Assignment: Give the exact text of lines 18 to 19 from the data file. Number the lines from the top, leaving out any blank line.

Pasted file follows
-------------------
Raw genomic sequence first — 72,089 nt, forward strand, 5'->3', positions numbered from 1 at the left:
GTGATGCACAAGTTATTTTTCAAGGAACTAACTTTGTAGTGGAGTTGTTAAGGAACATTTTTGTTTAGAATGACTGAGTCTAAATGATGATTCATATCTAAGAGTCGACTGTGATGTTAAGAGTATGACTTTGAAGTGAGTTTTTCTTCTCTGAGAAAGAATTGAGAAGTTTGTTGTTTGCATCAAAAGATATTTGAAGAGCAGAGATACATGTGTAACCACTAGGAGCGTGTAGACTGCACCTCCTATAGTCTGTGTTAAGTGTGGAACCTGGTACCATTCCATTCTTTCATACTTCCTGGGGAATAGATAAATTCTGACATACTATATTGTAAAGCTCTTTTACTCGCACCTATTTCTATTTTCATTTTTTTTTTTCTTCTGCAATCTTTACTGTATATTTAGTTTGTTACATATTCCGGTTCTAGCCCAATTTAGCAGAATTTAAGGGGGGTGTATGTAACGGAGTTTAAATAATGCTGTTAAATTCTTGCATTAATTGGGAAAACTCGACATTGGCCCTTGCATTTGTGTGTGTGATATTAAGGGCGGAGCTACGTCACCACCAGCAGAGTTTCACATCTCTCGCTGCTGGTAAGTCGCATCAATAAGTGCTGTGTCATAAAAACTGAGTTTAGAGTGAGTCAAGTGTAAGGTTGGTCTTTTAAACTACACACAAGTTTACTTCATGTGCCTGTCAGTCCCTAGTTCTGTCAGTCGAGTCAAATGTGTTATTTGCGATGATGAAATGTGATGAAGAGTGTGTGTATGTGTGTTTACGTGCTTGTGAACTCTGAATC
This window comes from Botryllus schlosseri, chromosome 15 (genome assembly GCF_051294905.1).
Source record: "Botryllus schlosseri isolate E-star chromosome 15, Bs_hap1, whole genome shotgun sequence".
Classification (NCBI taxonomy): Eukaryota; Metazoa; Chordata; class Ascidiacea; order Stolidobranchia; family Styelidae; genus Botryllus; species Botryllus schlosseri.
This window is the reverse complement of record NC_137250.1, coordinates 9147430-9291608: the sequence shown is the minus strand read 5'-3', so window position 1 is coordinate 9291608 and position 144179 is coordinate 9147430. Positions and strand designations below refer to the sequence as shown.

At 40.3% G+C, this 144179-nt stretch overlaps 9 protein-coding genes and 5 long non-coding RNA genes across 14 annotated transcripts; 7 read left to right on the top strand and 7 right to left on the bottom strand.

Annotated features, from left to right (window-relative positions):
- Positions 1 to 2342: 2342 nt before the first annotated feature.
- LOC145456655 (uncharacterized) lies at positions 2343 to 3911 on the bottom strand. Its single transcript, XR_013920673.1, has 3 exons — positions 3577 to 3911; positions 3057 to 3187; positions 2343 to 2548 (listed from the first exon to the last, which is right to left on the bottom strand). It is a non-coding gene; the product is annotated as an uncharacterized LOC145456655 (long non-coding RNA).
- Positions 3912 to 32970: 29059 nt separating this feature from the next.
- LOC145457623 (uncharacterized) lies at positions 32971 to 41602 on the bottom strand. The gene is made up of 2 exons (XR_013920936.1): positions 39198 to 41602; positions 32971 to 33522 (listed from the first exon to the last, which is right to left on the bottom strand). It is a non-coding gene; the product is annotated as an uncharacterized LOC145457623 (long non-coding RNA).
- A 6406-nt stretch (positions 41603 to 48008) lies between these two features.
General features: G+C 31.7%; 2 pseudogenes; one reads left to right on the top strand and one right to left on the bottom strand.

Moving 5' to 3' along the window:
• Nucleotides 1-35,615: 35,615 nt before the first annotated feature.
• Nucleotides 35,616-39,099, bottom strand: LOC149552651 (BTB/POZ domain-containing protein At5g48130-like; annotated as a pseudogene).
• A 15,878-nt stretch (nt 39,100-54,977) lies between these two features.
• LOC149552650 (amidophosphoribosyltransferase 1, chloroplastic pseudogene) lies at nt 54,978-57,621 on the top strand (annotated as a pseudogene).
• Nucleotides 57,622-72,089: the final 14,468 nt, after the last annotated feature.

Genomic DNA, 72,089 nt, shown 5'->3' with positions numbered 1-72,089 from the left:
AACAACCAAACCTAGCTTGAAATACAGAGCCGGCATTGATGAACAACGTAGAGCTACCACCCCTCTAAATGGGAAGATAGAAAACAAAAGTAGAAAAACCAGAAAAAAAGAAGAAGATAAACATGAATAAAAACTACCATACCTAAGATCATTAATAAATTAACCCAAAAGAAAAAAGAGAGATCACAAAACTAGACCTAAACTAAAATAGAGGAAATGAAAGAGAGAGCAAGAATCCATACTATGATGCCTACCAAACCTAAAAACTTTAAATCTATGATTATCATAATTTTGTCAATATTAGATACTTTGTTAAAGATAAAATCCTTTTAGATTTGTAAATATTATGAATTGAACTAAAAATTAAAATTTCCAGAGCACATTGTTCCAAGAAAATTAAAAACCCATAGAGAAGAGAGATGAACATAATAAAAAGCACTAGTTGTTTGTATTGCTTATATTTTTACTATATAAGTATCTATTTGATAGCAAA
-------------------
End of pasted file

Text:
• A 15,878-nt stretch (nt 39,100-54,977) lies between these two features.
• LOC149552650 (amidophosphoribosyltransferase 1, chloroplastic pseudogene) lies at nt 54,978-57,621 on the top strand (annotated as a pseudogene).